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OROP: `Koshyari panel report cannot be enforced as statement of govt policy`

The Supreme Court on Wednesday said the Bhagat Singh Koshyari Committee report on One Rank-One Pension (OROP) (OROP) was submitted to the Rajya Sabha and “the report cannot be construed as a statement of government policy”.

The top court said there is no statutory mandate that pensioners of the same rank be given the same amount of pension as it has upheld the Centre’s decision to give OROP in defense forces.

It said that the separate benefits which may be applicable to some personnel, which will also affect the pension payable, need not be equated with the rest of the personnel.

A bench of Justices DY Chandrachud, Surya Kant and Vikram Nath said, “Now it needs to be understood that the report of the Koshyari Committee is a report submitted by the Committee on Petition to the Rajya Sabha.” The report cannot be construed as a statement of government policy.”

It said that the letter dated November 7, 2015 sent by the Center to the chiefs of the three defense forces cannot be dismissed on the ground that it is contrary to the original intent of the policy formulated by the Central Government.

“The policy of the Central Government is the same as embodied in the communication dated 7th November, 2015. Statements on the Table of the House and Minutes of Ministerial Committees point to the fact that the Central Government has decided in principle to implement OROP. But the exact modalities of its implementation were a matter of evolving discussion within the government. The modalities created in the November 7, 2015 communication represent the policy choices adopted by the government,” it said.

The top court observed that the Koshyari Committee report tabled in the Rajya Sabha on December 10, 2011 presents the historical background, reason for the demand, view of the parliamentary committee which had proposed adoption of OROP for personnel belonging to the armed forces. The report cannot be construed as a statement of government policy.

It held that the Government policy framed by the Union in terms of Article 73 or Article 162 by the State is to be judged officially from the policy documents of the Government, vide communication dated 7th November, 2015 in the present case.

The decision came on a petition filed by the Indian Ex-Servicemen Movement (IESM) through advocate Balaji Srinivasan against the Centre’s formula for OROP and the need to implement OROP with automatic annual revision instead of automatic annual revision as recommended by the Koshyari committee. was demanded. Existing policy of periodic review once in five years.

Summarizing the principles governing pension and cut-off dates, the bench observed that all pensioners who hold the same rank cannot form a homogeneous class for all purposes.

Citing an example, the bench said, differences exist between constables in view of the Revised Assured Career Progression (MACP) and Assured Career Progression (ACP) schemes and that some constables get the salary of higher ranked personnel.

“It is not a legal order that equal pension should be given to pensioners of equal rank. The separate benefits which may be applicable to some personnel, which will also affect the pension payable, need not be equated with the rest of the personnel”, it said.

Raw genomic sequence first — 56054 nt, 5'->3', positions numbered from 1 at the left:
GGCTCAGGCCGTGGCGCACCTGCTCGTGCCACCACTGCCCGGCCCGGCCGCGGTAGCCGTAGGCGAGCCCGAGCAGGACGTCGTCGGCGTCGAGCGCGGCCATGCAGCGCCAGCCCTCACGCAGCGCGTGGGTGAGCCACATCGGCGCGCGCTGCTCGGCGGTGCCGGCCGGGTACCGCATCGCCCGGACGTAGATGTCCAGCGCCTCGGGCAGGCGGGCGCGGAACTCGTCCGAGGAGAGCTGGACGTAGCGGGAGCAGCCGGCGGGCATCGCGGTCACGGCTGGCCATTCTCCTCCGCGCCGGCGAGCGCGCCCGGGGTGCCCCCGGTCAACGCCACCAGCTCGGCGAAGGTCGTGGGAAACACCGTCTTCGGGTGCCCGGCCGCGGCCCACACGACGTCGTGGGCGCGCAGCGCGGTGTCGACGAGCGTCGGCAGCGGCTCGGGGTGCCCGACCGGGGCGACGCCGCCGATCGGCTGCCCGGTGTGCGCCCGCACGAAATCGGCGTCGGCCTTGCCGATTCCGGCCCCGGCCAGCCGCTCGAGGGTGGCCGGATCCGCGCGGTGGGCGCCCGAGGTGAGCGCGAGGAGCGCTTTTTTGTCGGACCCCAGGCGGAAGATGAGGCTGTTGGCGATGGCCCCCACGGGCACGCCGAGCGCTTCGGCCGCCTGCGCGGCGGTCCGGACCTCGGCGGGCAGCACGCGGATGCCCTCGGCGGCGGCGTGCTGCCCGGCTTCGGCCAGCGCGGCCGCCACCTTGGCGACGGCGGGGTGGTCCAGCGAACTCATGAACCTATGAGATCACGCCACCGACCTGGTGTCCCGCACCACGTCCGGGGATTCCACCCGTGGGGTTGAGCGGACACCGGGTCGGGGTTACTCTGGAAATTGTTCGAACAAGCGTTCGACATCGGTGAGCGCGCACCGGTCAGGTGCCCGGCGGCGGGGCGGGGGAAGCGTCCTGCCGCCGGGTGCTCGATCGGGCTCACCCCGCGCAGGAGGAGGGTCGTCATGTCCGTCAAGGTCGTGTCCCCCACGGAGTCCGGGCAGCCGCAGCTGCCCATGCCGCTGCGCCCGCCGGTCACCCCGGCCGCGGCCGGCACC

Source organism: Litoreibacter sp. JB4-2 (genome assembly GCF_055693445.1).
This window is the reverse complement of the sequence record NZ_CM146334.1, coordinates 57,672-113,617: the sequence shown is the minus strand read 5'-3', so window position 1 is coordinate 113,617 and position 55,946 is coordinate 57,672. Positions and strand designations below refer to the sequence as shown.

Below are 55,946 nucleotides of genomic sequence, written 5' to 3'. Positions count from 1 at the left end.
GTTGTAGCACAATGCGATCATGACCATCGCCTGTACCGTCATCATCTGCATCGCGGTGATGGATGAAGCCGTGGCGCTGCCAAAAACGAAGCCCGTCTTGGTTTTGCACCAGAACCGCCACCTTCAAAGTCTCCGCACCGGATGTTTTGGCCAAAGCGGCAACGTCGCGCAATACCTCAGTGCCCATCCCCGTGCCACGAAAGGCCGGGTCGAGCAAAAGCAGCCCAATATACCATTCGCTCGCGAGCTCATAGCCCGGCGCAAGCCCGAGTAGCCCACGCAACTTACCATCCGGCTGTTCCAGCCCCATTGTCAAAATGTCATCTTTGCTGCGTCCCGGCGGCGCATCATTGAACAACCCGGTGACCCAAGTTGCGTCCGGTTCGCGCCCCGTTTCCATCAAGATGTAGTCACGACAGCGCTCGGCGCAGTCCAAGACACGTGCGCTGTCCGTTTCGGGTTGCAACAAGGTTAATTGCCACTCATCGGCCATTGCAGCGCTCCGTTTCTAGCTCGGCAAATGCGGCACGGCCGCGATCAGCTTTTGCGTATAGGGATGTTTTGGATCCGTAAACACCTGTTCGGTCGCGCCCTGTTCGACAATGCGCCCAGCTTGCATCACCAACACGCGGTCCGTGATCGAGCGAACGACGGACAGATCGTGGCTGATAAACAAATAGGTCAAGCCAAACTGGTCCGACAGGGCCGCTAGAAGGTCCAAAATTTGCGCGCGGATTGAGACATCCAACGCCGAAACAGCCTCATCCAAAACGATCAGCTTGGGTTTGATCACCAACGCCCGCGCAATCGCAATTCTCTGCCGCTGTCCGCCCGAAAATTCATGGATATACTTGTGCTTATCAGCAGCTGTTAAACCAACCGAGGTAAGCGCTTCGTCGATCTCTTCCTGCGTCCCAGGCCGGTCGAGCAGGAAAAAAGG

The bench said that the benefit of a new element in the pension scheme can potentially be implemented but the scheme cannot divide a homogeneous group on the basis of the cut-off date.

The bench observed that there was no constitutional flaw in the OROP principle as defined by the November 7, 2015 communication, which was sent by the government to the chiefs of the three defense forces.

“The definition of OROP is equally applicable to all pensioners, irrespective of the date of retirement. It is not the case of the petitioners that the pension is reviewed ‘automatically’ for one class of pensioners and ‘periodically’ for another class of pensioners”, the bench said.

It said that the cut-off date is used only for the purpose of fixing the base pay for calculation of pension.

The bench said that the legislative and other material before November 7, 2015, had proposed that the increase in the rates of pension in future would automatically be passed.

“The expression ‘automatically’ was not explicitly linked to the time period for revision of pension. No document on record prior to the communication dated 7th November, 2015 indicates that the pension has been revised contrary to the periodic revision. The process of doing so was to be continued on an ongoing basis”, it said.

The bench observed that there exists a hierarchy in law between laws and rules – a statutory provision will have precedence over a delegated law if the latter conflicts with the former.

It said that similarly, executive directives cannot override any statute or rules made in pursuance of a statute.

“But in the present case the whole canvas is governed by one policy. The terms and conditions for implementing the policy were specified on November 7, 2015. Therefore, that element of the policy cannot be challenged on the assumption that there is an inflexible notion of OROP in the original understanding. OROP itself is a matter of policy and it was open to the policy makers to determine the conditions of implementation,” the bench said.

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